More than three years after the decision to switch the water supply of Flint, Michigan to the polluted Flint River, virtually nothing has been done to address the catastrophic health consequences of the lead poisoning of tens of thousands of working-class residents. Instead, city officials have resumed water shutoffs and are threatening to foreclose on the homes of workers who fail to pay for water tainted by lead and other toxins.
The city’s 100,000 mostly working-class and low-income residents have been exposed to high levels of water-borne bacteria, leading to at least 12 fatalities from Legionnaires’ disease, and widespread lead poisoning. An untold number of Flint residents still suffer from rashes, breathing problems and other maladies caused by toxic levels of lead, which attacks the brain and central nervous system and can cause comas, convulsions and death.
The longer-term effects, particularly for the 9,000 children under six who were exposed, can include brain damage, learning disabilities and behavioral problems. The neurotoxin can be passed from mother to child for up to three generations, causing birth defects, mental retardation and increased infant mortality.
All of the promises to address this humanitarian crisis—from Republican Governor Rick Snyder and President Barack Obama to Democratic and Republican officials at the state and local level—have come to nothing. More than 20,000 residences are still hooked up to lead service lines and most of the city’s corroded water mains remain in place. Claiming the water is safe, Snyder has stopped subsidizing residents’ water bills and is ending the state’s bottled water program.
Anticipating public outrage over the water shutoffs and foreclosure threats, Mayor Karen Weaver, a Democrat, carried out a provocation at an April 20 town hall meeting, using heavily armed police to arrest residents and threaten them with charges ranging from disorderly conduct to felony assault on the police for the “crime” of demanding action to address their needs.
The poisoning of Flint is the result of a criminal conspiracy. A handful of bankers, financial speculators and companies in the water business, aided by bought-off politicians, concocted a scheme to build a new water pipeline and make millions of dollars at the expense of the health of the working class families of Flint. To carry through their plot, they took advantage of the antidemocratic emergency manager system that gives unchecked powers to officials answerable only to the banks.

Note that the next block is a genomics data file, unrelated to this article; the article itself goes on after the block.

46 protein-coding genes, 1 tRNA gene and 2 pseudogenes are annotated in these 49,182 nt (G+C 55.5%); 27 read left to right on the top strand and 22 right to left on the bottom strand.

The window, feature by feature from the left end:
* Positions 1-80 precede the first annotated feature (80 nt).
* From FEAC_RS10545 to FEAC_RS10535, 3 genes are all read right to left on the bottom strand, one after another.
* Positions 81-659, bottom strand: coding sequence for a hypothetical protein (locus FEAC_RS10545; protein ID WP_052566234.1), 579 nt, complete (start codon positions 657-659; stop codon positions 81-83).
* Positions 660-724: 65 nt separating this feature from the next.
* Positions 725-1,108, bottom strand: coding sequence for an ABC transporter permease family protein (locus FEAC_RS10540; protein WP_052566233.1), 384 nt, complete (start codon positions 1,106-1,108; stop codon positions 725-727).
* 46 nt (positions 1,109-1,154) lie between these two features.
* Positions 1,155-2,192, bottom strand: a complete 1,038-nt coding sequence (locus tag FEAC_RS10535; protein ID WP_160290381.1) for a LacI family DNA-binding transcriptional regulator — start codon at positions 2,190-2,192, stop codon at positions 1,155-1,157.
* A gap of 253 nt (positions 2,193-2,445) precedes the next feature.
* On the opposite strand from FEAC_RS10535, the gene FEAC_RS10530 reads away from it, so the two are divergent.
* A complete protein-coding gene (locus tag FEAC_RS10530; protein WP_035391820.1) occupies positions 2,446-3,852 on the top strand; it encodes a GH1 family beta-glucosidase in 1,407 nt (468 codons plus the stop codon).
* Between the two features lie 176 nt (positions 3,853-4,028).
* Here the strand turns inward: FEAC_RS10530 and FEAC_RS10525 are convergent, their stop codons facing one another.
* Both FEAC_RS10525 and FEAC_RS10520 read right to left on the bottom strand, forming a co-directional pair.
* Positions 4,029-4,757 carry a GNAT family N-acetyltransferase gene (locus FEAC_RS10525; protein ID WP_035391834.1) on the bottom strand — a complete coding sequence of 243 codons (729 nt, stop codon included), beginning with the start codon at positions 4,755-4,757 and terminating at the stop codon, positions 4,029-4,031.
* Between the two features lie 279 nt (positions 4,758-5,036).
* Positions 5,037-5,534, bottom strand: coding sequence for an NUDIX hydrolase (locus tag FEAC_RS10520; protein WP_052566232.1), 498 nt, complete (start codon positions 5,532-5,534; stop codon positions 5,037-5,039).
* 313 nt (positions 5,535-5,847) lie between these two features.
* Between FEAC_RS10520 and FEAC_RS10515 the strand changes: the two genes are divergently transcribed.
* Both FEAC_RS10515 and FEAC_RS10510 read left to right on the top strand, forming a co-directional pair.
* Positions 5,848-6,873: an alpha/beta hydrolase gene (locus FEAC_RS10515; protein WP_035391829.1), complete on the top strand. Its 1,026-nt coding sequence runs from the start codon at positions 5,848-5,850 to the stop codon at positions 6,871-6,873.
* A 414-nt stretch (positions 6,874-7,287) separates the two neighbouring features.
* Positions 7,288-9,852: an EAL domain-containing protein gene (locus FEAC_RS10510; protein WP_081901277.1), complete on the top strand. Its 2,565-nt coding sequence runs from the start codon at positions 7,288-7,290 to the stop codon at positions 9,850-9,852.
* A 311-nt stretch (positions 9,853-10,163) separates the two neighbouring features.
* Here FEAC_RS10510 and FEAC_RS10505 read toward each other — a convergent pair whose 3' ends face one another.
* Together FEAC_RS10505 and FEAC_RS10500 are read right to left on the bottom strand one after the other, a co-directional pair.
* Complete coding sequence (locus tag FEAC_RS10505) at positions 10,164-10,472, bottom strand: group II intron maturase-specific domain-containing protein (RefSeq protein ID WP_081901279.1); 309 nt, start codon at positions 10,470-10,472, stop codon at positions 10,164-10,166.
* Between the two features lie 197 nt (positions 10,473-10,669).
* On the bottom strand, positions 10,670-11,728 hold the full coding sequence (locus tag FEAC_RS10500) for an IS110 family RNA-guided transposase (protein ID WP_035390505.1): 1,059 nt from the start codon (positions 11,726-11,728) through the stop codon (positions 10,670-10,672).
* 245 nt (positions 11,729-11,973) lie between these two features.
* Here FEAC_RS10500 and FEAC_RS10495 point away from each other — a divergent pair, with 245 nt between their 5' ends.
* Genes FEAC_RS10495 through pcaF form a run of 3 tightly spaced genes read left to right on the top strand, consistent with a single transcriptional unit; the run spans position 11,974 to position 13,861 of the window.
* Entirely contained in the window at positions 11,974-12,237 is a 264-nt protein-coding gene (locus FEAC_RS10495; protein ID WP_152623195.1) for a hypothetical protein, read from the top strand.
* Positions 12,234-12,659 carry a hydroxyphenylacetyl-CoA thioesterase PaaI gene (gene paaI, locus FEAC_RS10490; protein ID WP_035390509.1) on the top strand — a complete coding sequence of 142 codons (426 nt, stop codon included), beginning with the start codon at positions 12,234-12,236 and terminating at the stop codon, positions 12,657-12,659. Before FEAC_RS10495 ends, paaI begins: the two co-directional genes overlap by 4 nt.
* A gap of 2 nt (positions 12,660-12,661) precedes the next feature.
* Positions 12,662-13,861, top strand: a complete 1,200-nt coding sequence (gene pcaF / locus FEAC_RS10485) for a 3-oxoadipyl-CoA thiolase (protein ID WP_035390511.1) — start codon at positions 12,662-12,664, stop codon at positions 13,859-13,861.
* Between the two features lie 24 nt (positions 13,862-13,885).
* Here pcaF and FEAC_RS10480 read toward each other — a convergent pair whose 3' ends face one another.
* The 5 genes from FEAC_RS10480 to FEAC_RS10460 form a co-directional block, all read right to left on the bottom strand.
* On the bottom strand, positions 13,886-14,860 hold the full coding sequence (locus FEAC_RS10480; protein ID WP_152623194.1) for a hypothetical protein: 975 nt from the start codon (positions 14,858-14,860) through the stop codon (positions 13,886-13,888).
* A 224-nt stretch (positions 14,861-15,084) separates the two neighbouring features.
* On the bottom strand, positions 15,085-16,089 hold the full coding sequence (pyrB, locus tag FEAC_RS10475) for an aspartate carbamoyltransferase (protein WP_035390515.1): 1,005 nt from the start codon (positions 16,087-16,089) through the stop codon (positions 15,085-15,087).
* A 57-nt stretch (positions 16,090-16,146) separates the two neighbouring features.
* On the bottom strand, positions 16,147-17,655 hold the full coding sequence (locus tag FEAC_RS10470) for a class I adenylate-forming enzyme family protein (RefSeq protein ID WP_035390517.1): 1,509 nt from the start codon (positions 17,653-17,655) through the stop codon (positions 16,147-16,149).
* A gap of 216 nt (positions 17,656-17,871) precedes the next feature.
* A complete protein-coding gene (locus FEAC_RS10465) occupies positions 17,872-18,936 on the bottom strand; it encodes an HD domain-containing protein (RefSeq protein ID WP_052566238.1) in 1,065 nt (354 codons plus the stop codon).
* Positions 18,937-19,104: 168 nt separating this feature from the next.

Flint is a microcosm of American capitalism. The birthplace of General Motors, Flint, like so many other “rustbelt” cities and towns, has been devastated by plant closures and the gutting of social services. The destruction of tens of thousands of Flint auto jobs and resulting mass impoverishment stand as a testament to the rise to power of a new financial oligarchy, based on speculation and outright theft. The oligarchs, represented openly by the government of billionaires and generals under Donald Trump, are out to steal from the working class everything they can get their hands on—from pensions to the public school system to Medicaid, Medicare and Social Security.
Flint is part of a broader social counterrevolution, which has reached a new stage with the passage of the House bill to dismantle Medicaid, upon which 45,000 Flint residents rely for health coverage, and remove all restrictions on profit gouging by the health insurance and drug companies. The conscious aim of the bipartisan assault on health care is to drive older workers into an early grave.
After determined protests by city residents brought the Flint water crisis and the official cover-up to the attention of a national and international audience, a parade of politicians, celebrities and media talking heads came to the city, including Hillary Clinton, Bernie Sanders and filmmaker Michael Moore. A year ago, President Obama signaled the beginning of the end of the charade of concern for the plight of Flint when he came, sipped a glass of water and all but declared, “Let them drink lead.”
Three years later, the politicians and the media are gone. In their place are the police and the blackjack.
What are the lessons of this bitter experience? Any struggle that is confined to making appeals to the powers-that-be is completely inadequate. A new strategy must be adopted, based on the mobilization in Flint and across the country of the working class—black and white, native-born and immigrant, employed and unemployed—in a common struggle against capitalism and the corporate-controlled political system. It must be completely independent of the Democratic Party and its political allies, such as the trade unions.
Workers must reject the claim that there is no money to meet social needs when trillions are squandered on war, bank bailouts and corporate tax cuts. General Motors just raked in record first-quarter profits and is handing out $10 billion in dividend payments and stock buybacks to benefit its richest investors.
The Socialist Equality Party calls for the cancellation of all water bills and a multibillion-dollar program to take care of the long-term health needs of the city’s population and compensate Flint residents for the collapse of their home values and the huge expenses caused by the water crisis. We call for a public works program to hire the unemployed and rebuild the city.
The provision of safe and clean water must be guaranteed free of charge by ending private corporate control of the water system and turning it into a publicly owned and democratically controlled utility.
Clean water, along with decent schools, health care, housing and a secure retirement, is not a privilege. Workers must take the position that these are social rights. But securing these rights requires a struggle against the capitalist system and all of its parties and political representatives.